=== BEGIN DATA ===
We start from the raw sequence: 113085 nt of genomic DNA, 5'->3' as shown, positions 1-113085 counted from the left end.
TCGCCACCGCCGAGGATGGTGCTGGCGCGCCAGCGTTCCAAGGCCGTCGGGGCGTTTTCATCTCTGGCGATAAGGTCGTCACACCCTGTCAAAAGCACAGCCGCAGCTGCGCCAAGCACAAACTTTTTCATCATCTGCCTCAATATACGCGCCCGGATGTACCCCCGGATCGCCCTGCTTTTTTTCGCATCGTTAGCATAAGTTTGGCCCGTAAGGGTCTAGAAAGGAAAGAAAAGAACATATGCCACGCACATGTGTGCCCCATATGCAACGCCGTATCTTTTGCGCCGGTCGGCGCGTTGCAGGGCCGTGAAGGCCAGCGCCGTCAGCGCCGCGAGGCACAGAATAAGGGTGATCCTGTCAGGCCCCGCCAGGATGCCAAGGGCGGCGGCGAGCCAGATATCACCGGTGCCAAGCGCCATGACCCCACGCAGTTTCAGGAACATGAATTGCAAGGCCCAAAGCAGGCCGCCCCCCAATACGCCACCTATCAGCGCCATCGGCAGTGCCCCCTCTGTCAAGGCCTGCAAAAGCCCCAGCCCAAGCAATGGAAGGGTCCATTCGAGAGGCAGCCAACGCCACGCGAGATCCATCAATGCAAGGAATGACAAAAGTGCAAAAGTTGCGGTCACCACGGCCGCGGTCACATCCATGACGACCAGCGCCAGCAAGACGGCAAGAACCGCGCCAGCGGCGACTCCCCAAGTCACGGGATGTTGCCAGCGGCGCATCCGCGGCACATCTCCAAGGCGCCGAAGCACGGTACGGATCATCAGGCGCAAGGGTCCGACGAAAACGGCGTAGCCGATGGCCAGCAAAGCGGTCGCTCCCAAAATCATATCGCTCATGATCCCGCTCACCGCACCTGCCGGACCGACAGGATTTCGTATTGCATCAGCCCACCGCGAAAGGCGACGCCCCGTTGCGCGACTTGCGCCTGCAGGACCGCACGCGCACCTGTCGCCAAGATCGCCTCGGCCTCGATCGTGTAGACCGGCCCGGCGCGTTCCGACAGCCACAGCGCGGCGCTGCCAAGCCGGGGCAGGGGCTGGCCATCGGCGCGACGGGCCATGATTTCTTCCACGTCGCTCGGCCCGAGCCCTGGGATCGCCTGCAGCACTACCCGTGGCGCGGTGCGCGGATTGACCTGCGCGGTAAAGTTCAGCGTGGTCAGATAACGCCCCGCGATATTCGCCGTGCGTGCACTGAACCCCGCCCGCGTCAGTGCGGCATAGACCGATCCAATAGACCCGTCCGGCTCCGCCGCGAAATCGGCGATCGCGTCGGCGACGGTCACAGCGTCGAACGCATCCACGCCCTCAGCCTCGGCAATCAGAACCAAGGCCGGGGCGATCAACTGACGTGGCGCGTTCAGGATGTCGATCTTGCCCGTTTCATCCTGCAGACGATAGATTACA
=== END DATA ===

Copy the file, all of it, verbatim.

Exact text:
We start from the raw sequence: 113085 nt of genomic DNA, 5'->3' as shown, positions 1-113085 counted from the left end.
TCGCCACCGCCGAGGATGGTGCTGGCGCGCCAGCGTTCCAAGGCCGTCGGGGCGTTTTCATCTCTGGCGATAAGGTCGTCACACCCTGTCAAAAGCACAGCCGCAGCTGCGCCAAGCACAAACTTTTTCATCATCTGCCTCAATATACGCGCCCGGATGTACCCCCGGATCGCCCTGCTTTTTTTCGCATCGTTAGCATAAGTTTGGCCCGTAAGGGTCTAGAAAGGAAAGAAAAGAACATATGCCACGCACATGTGTGCCCCATATGCAACGCCGTATCTTTTGCGCCGGTCGGCGCGTTGCAGGGCCGTGAAGGCCAGCGCCGTCAGCGCCGCGAGGCACAGAATAAGGGTGATCCTGTCAGGCCCCGCCAGGATGCCAAGGGCGGCGGCGAGCCAGATATCACCGGTGCCAAGCGCCATGACCCCACGCAGTTTCAGGAACATGAATTGCAAGGCCCAAAGCAGGCCGCCCCCCAATACGCCACCTATCAGCGCCATCGGCAGTGCCCCCTCTGTCAAGGCCTGCAAAAGCCCCAGCCCAAGCAATGGAAGGGTCCATTCGAGAGGCAGCCAACGCCACGCGAGATCCATCAATGCAAGGAATGACAAAAGTGCAAAAGTTGCGGTCACCACGGCCGCGGTCACATCCATGACGACCAGCGCCAGCAAGACGGCAAGAACCGCGCCAGCGGCGACTCCCCAAGTCACGGGATGTTGCCAGCGGCGCATCCGCGGCACATCTCCAAGGCGCCGAAGCACGGTACGGATCATCAGGCGCAAGGGTCCGACGAAAACGGCGTAGCCGATGGCCAGCAAAGCGGTCGCTCCCAAAATCATATCGCTCATGATCCCGCTCACCGCACCTGCCGGACCGACAGGATTTCGTATTGCATCAGCCCACCGCGAAAGGCGACGCCCCGTTGCGCGACTTGCGCCTGCAGGACCGCACGCGCACCTGTCGCCAAGATCGCCTCGGCCTCGATCGTGTAGACCGGCCCGGCGCGTTCCGACAGCCACAGCGCGGCGCTGCCAAGCCGGGGCAGGGGCTGGCCATCGGCGCGACGGGCCATGATTTCTTCCACGTCGCTCGGCCCGAGCCCTGGGATCGCCTGCAGCACTACCCGTGGCGCGGTGCGCGGATTGACCTGCGCGGTAAAGTTCAGCGTGGTCAGATAACGCCCCGCGATATTCGCCGTGCGTGCACTGAACCCCGCCCGCGTCAGTGCGGCATAGACCGATCCAATAGACCCGTCCGGCTCCGCCGCGAAATCGGCGATCGCGTCGGCGACGGTCACAGCGTCGAACGCATCCACGCCCTCAGCCTCGGCAATCAGAACCAAGGCCGGGGCGATCAACTGACGTGGCGCGTTCAGGATGTCGATCTTGCCCGTTTCATCCTGCAGACGATAGATTACA